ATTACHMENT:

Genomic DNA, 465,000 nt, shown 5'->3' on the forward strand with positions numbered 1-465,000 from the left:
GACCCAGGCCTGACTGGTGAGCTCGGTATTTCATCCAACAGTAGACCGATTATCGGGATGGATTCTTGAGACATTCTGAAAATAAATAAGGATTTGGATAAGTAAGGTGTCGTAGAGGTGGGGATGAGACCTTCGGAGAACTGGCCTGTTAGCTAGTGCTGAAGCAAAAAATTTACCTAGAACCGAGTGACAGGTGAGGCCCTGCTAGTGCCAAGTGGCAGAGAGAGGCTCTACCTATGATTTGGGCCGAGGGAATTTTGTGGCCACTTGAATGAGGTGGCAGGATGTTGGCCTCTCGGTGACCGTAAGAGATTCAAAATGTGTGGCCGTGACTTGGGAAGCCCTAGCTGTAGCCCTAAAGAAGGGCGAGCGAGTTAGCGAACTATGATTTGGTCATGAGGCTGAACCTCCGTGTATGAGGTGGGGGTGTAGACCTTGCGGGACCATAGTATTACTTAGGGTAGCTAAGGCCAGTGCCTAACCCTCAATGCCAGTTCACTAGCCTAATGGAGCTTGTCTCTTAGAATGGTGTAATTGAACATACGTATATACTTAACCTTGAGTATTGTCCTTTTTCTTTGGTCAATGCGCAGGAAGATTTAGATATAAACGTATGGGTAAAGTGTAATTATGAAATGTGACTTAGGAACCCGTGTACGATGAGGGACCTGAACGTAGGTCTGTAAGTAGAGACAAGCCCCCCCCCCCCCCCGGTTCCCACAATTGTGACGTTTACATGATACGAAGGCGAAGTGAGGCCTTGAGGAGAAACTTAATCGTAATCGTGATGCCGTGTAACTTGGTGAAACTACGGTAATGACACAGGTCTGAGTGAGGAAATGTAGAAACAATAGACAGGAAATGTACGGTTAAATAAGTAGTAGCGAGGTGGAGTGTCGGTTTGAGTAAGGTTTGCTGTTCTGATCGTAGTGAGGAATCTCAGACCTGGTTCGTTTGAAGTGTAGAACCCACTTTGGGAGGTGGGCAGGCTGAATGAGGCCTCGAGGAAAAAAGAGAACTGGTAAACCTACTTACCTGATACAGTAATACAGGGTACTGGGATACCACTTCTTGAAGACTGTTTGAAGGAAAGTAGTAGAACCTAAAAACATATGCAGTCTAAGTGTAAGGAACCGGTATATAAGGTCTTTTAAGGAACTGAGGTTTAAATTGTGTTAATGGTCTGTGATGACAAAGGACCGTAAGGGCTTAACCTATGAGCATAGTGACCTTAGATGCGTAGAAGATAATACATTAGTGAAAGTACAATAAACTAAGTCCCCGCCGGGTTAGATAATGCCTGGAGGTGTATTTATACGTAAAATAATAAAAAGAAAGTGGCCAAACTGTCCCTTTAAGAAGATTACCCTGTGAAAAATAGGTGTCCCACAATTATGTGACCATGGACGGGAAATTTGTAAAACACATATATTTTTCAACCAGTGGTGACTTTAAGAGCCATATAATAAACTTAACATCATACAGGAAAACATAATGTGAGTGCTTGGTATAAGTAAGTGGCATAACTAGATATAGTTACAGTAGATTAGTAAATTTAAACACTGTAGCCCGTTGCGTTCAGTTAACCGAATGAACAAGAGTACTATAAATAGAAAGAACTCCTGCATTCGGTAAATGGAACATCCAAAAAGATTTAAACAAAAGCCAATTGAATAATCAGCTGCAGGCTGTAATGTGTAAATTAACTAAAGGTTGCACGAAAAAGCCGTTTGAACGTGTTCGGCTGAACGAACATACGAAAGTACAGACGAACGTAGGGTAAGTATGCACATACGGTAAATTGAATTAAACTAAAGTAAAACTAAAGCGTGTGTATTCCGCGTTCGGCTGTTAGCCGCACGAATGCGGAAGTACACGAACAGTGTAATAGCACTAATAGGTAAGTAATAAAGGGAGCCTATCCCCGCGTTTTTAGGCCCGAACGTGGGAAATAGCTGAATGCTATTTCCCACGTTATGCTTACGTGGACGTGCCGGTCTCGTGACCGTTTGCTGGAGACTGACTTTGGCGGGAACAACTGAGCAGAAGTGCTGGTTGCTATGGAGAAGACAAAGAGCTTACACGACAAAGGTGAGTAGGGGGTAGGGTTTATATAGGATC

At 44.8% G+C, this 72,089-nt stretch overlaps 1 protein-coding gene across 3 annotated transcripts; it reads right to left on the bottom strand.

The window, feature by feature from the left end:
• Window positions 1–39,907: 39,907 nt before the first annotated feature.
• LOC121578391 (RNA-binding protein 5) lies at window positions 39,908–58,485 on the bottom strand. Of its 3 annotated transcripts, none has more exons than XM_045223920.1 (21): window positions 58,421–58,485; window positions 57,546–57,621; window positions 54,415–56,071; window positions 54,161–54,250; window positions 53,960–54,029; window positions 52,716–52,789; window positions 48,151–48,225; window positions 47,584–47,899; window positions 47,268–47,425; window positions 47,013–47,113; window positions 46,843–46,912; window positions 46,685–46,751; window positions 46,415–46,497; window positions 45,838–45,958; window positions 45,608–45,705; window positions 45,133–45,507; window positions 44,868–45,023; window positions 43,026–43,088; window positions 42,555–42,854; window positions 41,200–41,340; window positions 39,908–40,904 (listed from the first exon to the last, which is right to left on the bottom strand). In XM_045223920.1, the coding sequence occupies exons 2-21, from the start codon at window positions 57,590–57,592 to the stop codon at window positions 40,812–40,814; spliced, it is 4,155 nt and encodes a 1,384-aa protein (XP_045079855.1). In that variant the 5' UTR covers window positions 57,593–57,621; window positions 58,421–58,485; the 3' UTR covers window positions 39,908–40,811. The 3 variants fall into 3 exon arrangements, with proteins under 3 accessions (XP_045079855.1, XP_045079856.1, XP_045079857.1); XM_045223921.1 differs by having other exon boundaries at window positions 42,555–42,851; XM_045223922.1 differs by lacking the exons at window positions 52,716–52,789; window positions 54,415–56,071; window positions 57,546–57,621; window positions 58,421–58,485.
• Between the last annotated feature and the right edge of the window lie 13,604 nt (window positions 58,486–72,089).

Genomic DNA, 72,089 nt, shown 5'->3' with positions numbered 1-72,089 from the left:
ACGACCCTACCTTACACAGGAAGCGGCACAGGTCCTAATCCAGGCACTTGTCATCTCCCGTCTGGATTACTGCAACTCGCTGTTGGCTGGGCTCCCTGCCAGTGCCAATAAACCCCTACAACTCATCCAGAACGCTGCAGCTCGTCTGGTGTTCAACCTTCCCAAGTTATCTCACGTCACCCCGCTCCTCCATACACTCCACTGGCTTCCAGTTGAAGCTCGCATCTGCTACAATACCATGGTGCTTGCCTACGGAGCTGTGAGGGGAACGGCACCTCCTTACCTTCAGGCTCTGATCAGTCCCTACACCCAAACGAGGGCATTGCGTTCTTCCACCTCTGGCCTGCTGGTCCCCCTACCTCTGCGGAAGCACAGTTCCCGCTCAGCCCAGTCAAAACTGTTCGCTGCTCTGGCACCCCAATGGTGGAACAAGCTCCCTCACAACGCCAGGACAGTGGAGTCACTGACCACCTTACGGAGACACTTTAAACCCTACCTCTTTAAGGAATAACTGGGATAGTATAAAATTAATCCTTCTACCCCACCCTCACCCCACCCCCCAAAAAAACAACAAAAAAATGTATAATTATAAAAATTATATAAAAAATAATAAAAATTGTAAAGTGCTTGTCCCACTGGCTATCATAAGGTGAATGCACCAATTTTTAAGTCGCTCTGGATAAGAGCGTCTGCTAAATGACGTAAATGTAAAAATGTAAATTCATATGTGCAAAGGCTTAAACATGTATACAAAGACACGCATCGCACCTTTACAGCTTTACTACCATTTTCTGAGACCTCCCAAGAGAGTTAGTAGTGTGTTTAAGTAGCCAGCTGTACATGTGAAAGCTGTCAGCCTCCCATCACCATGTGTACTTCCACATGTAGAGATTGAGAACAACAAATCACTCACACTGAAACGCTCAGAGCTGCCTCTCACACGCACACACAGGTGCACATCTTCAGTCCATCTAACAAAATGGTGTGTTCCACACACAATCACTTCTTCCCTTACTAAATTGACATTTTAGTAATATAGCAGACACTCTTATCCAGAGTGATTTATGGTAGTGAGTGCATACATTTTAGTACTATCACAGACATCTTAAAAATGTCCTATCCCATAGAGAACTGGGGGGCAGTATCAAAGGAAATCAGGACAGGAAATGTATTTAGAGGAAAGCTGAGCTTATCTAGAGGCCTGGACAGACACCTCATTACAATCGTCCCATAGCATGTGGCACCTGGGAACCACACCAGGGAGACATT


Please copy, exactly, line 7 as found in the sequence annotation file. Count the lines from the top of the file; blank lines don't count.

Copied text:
• Between the last annotated feature and the right edge of the window lie 13,604 nt (window positions 58,486–72,089).